Welcome Julia! Julia is Sesame Street’s new autistic character, and she will be making her debut in April, which is Autism Awareness Month, to seemingly universal approval from both parents and experts. Scott Badesch, president and CEO of the Autism Society of America, says that “they got it right.” Badesch, whose son has autism, was one of a number of people consulted by the show. “When you can have a character that shows what autism is, it will help everyone who watches Sesame Street have a really good appreciation of what autism is, in a positive way,” Badesch told USA Today.
Many people have pointed out that the show realistically presents Julia’s difficulties (she gets upset upon hearing loud noises and has trouble engaging with other characters) as well as her strengths (she is a good artist). But if the aim were to present viewers with a typical autistic kid, why did they choose to make the character a girl?
Boys, after all, are between four and five times more likely to be diagnosed with autism as girls are. Scientists are not entirely certain why this is the case. Some speculate that the causes might be genetic. Marjorie Solomon, associate professor of clinical psychiatry at the University of California Davis MIND Institute explained, “The basic thought is that girls have less vasopressin and higher natural oxytocin . . . And oxytocin is a social hormone, so that would be protective.” Vasopressin in animals is linked to aggressive defense of territory and mates.
Regardless, if you were going to present children with the autistic kid they are most likely to encounter, it would be a boy. Even the puppeteer who plays Julia has a son who is autistic. It’s not that there are no girls who suffer from autism, of course, but being “on the spectrum” is a burden that is borne most heavily by boys in our society.
Indeed, the fact that most autistic kids are boys probably makes it more difficult for mostly female teachers and even other kids to relate to them. Who wants a scary antisocial boy to be their friend? Those stories about classmates not showing up when an autistic kid invites them to a birthday party? Those are stories about boys.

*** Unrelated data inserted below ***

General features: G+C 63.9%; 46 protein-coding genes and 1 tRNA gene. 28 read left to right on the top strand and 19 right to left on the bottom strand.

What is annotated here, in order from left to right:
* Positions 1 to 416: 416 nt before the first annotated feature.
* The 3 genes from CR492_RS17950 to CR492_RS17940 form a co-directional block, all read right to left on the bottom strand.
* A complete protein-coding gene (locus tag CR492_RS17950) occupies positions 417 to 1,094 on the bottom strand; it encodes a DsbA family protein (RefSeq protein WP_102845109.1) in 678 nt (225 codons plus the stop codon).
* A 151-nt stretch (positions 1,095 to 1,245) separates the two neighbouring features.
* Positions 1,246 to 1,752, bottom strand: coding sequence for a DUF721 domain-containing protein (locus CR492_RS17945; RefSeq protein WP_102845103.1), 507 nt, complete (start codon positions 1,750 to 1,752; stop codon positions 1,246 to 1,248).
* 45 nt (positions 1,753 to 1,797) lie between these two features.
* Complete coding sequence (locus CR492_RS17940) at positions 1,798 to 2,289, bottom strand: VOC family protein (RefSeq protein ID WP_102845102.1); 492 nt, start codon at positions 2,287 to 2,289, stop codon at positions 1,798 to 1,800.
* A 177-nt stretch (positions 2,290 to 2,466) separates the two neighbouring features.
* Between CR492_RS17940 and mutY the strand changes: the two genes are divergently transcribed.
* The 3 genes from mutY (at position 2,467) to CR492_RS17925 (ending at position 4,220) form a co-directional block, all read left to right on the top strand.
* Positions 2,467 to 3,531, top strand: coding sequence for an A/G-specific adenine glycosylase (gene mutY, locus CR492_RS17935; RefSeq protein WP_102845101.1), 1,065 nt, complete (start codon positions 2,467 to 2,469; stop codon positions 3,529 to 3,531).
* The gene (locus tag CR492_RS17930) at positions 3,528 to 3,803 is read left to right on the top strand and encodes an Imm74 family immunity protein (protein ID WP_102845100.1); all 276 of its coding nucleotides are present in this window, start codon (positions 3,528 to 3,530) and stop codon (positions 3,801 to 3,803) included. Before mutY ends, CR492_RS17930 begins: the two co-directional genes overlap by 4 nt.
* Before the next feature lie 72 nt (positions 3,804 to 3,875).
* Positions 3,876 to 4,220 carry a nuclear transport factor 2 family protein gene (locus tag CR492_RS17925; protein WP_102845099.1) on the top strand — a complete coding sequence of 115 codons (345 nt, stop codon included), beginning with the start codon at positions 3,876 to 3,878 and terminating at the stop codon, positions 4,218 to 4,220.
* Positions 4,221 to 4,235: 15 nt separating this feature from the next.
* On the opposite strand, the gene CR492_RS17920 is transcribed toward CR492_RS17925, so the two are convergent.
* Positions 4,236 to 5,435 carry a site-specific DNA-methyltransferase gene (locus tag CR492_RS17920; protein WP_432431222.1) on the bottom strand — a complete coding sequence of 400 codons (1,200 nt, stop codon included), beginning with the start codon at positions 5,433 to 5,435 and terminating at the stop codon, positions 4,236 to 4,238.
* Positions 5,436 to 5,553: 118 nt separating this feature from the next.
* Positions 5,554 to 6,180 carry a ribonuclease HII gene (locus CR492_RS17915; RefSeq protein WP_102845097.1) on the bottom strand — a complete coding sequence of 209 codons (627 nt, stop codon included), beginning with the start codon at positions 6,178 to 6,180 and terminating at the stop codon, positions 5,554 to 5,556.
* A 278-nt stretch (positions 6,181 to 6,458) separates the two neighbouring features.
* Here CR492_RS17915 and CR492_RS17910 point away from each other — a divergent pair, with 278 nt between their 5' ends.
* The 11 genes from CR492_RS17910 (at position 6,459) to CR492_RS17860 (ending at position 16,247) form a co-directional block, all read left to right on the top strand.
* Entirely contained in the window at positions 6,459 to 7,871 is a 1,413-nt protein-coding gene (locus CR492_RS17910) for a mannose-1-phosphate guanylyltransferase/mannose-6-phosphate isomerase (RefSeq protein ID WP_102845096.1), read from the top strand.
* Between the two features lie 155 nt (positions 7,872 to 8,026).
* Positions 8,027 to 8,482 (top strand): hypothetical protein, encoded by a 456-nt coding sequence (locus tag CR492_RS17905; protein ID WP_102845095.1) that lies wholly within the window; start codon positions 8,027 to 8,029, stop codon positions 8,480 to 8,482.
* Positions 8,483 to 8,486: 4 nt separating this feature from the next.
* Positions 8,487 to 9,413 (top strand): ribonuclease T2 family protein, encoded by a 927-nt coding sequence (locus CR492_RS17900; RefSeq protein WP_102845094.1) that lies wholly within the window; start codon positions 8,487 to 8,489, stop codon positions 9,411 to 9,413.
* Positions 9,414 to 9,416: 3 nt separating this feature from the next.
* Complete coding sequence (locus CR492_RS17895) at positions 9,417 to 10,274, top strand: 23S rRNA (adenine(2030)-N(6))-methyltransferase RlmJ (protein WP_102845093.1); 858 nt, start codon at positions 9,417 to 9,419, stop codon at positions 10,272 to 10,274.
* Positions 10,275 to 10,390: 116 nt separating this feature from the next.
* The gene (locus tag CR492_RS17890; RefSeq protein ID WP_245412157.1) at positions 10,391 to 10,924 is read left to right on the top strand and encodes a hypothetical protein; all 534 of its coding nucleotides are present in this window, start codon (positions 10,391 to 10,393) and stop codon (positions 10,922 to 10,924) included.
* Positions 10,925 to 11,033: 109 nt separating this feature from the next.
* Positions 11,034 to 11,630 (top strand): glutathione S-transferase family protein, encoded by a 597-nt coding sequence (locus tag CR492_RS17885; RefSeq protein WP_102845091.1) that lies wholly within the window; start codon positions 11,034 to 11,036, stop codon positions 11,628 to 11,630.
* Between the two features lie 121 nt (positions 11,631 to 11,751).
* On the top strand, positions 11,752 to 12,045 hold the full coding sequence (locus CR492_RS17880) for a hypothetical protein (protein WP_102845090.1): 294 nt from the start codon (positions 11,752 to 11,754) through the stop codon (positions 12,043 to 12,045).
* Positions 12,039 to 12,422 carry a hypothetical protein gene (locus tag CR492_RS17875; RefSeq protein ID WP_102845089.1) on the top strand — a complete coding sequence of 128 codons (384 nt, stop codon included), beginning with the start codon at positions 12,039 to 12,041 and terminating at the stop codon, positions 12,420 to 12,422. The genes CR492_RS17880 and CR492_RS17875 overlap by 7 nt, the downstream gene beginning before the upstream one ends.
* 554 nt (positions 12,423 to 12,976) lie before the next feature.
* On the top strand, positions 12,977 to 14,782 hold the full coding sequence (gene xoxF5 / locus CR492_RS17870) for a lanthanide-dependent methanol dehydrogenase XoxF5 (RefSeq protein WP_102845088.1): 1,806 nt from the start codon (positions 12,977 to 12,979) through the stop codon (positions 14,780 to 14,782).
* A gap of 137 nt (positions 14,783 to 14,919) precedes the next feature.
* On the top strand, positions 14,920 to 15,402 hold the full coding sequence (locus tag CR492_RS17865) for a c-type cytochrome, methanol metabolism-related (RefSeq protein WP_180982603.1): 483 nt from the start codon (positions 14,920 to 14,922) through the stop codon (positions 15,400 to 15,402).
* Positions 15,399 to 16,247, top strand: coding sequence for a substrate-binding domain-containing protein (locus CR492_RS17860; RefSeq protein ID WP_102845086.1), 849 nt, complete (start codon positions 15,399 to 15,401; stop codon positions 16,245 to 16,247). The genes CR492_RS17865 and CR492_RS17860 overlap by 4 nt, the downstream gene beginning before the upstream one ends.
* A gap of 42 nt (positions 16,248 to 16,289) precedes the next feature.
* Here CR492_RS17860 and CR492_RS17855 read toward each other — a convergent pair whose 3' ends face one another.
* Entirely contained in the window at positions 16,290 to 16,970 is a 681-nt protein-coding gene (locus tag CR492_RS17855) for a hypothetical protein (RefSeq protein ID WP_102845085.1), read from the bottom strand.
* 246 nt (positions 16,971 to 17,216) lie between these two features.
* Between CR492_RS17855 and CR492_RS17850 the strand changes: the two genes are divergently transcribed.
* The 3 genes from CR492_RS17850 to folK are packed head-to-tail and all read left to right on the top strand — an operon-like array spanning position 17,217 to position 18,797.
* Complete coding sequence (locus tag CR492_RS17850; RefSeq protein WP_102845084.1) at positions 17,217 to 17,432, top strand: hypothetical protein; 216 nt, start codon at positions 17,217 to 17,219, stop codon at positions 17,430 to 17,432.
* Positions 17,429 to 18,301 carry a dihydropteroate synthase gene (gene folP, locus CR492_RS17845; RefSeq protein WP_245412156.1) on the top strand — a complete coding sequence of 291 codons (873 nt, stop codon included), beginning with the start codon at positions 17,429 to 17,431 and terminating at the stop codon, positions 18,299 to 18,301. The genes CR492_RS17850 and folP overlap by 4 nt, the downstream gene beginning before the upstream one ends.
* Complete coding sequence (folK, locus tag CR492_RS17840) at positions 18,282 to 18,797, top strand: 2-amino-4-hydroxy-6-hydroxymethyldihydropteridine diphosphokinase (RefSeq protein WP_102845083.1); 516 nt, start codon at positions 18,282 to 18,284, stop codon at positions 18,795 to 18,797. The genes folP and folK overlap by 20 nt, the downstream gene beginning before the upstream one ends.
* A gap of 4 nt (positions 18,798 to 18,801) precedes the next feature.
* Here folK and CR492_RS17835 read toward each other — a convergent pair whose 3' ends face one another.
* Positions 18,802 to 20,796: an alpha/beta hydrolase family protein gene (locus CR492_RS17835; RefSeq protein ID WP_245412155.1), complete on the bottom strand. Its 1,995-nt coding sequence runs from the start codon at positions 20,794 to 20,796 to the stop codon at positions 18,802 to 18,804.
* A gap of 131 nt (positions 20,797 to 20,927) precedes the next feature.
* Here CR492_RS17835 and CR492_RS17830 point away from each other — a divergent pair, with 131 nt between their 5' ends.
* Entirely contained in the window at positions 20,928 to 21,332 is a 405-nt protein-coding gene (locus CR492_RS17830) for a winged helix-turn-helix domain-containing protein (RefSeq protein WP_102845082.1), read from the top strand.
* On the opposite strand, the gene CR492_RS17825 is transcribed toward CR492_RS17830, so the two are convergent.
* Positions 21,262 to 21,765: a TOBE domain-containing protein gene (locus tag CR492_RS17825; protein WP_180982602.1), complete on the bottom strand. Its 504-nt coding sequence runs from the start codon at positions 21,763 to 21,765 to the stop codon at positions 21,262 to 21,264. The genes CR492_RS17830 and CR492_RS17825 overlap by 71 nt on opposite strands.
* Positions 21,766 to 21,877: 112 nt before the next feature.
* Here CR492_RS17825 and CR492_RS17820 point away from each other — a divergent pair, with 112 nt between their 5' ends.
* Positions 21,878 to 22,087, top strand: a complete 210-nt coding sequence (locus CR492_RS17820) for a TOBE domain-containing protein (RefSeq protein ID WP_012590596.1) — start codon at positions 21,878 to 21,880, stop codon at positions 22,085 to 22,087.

But an anti-social girl? She might seem more approachable. In school settings especially, many parents and teachers have bought into the notion that boys are more antisocial and potentially violent (when in many cases, of course, it is that schools simply expect boys to behave like girls—sitting still for long periods of time, developing fine motor skills early, and socializing easily). It might have been harder to create a sympathetic male autistic character for Sesame Street, but it would certainly have been worth it.
There are those who think that autism is underdiagnosed in girls and that its symptoms may look slightly different in girls than boys. Writing in New York Magazine a couple of years ago when Julia’s creation was first announced, Melissa Dahl gushed, “The little Muppet’s existence may make families with autistic children, and especially girls, feel a little more seen and understood.” But Sesame Street’s goal was presumably not to increase the diagnoses of autism among girls but to make kids with autism feel like they are represented and to make other kids recognize that autistic kids should be accepted and not ostracized or feared.
Sesame Street has long had an appealing way of introducing children to difficult subjects without making them scary—death, for instance—but also giving them tools to understand and relate to people who are different from themselves. The show went to great lengths over the past couple of years to make sure that their depiction of autism was as accurate and compassionate as possible. Unfortunately, it seems, they were just a bit off the mark.